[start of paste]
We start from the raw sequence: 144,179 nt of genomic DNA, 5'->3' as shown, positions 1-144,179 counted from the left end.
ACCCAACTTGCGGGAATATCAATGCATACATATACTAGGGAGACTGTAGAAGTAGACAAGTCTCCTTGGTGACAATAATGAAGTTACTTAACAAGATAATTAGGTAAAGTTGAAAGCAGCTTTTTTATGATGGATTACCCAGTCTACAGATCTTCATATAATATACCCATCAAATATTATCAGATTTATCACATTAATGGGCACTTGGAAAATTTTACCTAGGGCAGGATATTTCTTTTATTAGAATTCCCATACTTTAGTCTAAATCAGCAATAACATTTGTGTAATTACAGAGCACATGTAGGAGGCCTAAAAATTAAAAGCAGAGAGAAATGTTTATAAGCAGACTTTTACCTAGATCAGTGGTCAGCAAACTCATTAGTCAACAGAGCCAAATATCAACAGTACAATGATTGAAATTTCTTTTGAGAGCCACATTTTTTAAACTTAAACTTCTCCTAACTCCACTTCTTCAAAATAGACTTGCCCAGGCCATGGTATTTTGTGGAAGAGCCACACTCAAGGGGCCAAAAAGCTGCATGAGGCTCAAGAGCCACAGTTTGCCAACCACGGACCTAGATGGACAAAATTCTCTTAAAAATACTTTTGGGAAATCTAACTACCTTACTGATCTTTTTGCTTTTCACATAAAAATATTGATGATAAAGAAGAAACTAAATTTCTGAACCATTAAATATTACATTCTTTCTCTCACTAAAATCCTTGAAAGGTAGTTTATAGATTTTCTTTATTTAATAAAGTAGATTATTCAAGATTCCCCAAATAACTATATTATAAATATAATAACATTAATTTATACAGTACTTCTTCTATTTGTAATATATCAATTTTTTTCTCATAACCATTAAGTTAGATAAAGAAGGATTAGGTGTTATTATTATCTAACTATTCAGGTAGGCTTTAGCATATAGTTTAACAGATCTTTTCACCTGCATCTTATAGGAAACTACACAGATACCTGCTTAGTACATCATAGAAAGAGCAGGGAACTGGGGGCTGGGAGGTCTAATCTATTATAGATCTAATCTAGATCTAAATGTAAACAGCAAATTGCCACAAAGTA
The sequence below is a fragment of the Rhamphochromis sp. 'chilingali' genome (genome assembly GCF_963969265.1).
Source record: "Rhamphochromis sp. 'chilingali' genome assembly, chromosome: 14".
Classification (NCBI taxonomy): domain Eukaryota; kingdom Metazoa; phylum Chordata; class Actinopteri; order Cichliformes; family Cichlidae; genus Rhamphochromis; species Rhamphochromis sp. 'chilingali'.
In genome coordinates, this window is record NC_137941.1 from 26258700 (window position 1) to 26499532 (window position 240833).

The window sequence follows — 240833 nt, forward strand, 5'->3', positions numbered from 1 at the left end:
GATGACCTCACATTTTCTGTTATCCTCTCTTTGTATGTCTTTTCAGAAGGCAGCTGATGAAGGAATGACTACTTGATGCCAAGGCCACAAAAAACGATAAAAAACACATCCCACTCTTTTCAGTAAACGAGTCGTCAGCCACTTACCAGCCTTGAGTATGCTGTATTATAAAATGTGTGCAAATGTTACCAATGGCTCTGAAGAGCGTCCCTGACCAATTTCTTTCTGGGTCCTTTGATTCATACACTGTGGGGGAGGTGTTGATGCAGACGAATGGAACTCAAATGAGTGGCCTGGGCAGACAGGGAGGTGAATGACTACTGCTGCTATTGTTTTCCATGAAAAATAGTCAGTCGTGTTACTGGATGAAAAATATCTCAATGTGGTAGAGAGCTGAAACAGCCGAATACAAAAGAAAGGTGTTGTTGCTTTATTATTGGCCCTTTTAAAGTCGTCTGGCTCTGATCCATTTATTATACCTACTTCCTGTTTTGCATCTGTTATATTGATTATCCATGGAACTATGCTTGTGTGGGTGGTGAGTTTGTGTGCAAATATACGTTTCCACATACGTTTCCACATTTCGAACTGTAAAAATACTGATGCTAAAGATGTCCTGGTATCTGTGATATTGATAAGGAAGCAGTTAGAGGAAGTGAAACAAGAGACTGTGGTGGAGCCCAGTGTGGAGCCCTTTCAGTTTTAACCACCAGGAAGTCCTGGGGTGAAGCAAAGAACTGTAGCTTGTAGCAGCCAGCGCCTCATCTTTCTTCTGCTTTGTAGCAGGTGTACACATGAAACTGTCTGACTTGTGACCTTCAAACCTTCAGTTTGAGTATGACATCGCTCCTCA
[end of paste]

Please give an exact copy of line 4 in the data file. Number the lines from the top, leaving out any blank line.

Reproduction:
Source record: "Rhamphochromis sp. 'chilingali' genome assembly, chromosome: 14".